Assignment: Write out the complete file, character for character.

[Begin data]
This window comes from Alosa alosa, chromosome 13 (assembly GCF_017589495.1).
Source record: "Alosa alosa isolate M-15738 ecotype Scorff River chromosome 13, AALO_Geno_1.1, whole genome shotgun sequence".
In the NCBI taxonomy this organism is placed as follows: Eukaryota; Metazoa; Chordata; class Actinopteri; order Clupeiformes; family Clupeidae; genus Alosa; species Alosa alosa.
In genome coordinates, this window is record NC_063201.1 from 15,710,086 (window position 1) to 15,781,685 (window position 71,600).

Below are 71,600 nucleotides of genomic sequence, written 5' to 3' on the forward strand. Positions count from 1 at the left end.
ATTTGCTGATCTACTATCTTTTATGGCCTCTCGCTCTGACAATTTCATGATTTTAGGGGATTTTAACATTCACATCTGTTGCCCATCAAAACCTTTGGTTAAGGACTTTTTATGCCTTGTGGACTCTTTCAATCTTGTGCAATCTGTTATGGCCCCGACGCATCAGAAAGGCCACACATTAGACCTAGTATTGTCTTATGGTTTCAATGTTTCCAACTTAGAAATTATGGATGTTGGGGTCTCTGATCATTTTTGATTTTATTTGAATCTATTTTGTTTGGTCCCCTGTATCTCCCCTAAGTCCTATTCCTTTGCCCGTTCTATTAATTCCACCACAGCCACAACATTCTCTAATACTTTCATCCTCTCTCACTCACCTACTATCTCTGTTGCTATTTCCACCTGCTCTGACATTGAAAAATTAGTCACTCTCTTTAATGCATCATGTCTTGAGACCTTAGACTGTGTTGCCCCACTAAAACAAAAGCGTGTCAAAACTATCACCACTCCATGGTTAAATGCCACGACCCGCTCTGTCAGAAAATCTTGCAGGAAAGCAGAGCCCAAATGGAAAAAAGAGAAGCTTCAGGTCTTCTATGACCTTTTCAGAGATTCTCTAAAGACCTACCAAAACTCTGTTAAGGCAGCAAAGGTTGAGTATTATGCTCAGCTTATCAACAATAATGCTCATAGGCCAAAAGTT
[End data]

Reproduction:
This window comes from Alosa alosa, chromosome 13 (assembly GCF_017589495.1).
Source record: "Alosa alosa isolate M-15738 ecotype Scorff River chromosome 13, AALO_Geno_1.1, whole genome shotgun sequence".
In the NCBI taxonomy this organism is placed as follows: Eukaryota; Metazoa; Chordata; class Actinopteri; order Clupeiformes; family Clupeidae; genus Alosa; species Alosa alosa.
In genome coordinates, this window is record NC_063201.1 from 15,710,086 (window position 1) to 15,781,685 (window position 71,600).

Below are 71,600 nucleotides of genomic sequence, written 5' to 3' on the forward strand. Positions count from 1 at the left end.
ATTTGCTGATCTACTATCTTTTATGGCCTCTCGCTCTGACAATTTCATGATTTTAGGGGATTTTAACATTCACATCTGTTGCCCATCAAAACCTTTGGTTAAGGACTTTTTATGCCTTGTGGACTCTTTCAATCTTGTGCAATCTGTTATGGCCCCGACGCATCAGAAAGGCCACACATTAGACCTAGTATTGTCTTATGGTTTCAATGTTTCCAACTTAGAAATTATGGATGTTGGGGTCTCTGATCATTTTTGATTTTATTTGAATCTATTTTGTTTGGTCCCCTGTATCTCCCCTAAGTCCTATTCCTTTGCCCGTTCTATTAATTCCACCACAGCCACAACATTCTCTAATACTTTCATCCTCTCTCACTCACCTACTATCTCTGTTGCTATTTCCACCTGCTCTGACATTGAAAAATTAGTCACTCTCTTTAATGCATCATGTCTTGAGACCTTAGACTGTGTTGCCCCACTAAAACAAAAGCGTGTCAAAACTATCACCACTCCATGGTTAAATGCCACGACCCGCTCTGTCAGAAAATCTTGCAGGAAAGCAGAGCCCAAATGGAAAAAAGAGAAGCTTCAGGTCTTCTATGACCTTTTCAGAGATTCTCTAAAGACCTACCAAAACTCTGTTAAGGCAGCAAAGGTTGAGTATTATGCTCAGCTTATCAACAATAATGCTCATAGGCCAAAAGTT